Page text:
CAST

Matthew Broderick
Ally Sheedy
Dabney Coleman
John Wood
Barry Corbin
Juanin Clay
Kent Williams
Dennis Lipscomb
Joe Dorsey
DIRECTED BY

John Badham
PURCHASE

Movie
Soundtrack
Book
Poster
"A strange game. The only winning move is not to play. How about a nice game of chess?"
Time: 114 mins.
Rating: PG
Genre: Drama/Thriller

Academy Award nominations for Best Cinematography, Original Screenplay and Sound.
SYNOPSIS: A young computer whizz kid accidentally connects into a top secret super-computer which has complete control over the U.S. nuclear arsenal. It challenges him to a game between America and Russia, and he innocently starts the countdown to World War 3.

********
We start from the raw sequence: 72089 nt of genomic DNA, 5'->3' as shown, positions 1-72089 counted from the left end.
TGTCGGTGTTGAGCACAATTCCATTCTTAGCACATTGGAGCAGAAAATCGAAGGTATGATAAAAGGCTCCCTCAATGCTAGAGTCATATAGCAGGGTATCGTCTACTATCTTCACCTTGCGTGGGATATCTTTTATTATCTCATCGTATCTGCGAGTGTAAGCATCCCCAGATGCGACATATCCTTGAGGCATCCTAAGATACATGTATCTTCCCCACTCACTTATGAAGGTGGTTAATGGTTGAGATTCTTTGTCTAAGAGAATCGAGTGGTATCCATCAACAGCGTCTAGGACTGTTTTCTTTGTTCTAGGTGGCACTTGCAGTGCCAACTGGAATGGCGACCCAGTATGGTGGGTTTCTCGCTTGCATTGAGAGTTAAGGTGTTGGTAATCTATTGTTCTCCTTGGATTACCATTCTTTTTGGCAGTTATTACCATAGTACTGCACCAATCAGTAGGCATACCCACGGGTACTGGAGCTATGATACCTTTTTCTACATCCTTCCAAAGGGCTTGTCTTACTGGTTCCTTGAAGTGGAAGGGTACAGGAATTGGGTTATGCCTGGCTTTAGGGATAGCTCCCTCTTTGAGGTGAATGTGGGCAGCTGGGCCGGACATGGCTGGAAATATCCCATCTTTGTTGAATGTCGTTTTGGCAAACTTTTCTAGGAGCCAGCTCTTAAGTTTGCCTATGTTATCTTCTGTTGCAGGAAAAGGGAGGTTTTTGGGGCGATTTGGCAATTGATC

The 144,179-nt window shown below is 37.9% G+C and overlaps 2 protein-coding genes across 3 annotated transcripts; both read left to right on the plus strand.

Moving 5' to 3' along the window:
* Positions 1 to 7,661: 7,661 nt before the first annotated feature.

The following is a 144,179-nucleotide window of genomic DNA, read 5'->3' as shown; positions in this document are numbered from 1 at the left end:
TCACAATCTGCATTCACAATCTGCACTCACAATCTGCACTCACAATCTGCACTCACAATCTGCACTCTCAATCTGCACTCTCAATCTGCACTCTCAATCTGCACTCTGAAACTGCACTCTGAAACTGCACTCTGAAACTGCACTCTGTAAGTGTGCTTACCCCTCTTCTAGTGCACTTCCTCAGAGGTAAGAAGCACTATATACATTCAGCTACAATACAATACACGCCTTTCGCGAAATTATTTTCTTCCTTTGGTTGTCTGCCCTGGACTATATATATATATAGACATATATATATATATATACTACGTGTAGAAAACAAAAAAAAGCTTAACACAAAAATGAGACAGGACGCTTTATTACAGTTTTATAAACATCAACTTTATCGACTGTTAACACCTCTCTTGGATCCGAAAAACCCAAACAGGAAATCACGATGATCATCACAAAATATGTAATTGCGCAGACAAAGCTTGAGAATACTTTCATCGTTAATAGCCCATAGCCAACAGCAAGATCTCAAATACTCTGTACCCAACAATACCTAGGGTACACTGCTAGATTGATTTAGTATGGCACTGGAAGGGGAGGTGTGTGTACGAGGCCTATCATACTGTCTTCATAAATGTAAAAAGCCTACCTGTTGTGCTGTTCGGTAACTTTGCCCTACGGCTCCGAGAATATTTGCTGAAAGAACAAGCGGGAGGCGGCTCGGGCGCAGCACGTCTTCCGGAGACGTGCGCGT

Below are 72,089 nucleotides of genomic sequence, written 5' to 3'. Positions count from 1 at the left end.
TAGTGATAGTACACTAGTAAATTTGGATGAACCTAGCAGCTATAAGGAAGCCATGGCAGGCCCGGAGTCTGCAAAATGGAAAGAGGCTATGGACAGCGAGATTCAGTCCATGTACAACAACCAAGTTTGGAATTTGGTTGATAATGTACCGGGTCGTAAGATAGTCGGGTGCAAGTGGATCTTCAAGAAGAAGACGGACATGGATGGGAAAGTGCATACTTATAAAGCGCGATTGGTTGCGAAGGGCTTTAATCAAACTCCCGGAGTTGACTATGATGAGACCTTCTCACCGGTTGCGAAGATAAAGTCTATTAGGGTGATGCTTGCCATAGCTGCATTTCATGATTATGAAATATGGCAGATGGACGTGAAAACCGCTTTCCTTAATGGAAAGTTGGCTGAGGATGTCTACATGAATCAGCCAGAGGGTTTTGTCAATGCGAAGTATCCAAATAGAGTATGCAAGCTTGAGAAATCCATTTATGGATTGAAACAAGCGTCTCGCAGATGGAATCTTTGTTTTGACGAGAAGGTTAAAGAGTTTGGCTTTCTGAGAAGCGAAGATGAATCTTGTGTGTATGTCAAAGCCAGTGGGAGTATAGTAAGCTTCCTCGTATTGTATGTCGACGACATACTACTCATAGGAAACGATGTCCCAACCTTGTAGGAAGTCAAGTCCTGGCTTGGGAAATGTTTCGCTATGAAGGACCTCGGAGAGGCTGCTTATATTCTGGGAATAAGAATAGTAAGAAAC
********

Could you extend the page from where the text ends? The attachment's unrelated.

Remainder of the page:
BOTTOM LINE: While this might seem to be a very silly concept these days, back in 1983 when computers were mysterious and the USSR something to fear, WARGAMES was a thriller that left you more than a little uneasy upon leaving the theater. Watching it now makes me think how cute everyone (including myself) was back then. Broderick begins his career here as a smart-ass, goof-off that he will later perfect in FERRIS BUELLER. Because none of us really knew how computers worked this was a scenario that seemed all too real. The government's reaction to the supposed threat, which was to go no holds barred after Russia, despite physical evidence to the contrary, also super scary. Forget Freddie and Jason, this is the film that left me with nightmares. One can only hope the person in charge of pushing the button is smarter than the officials portrayed here. In fact, their strident over-acting lends itself more to comic relief than anxiety for Broderick. Though the pro-peace message is quite overly stated – the machine finally learns nobody "wins" a war – the screenplay has more depth and intelligence than one expects, exploring man's relationship to machines on many levels. The computer effects still hold up fairly well considering how drastically technology has changed. If anything, it's a fun, exciting flick to show kids how things used to work in the world before the PC, when our enemies were obvious and easy to find.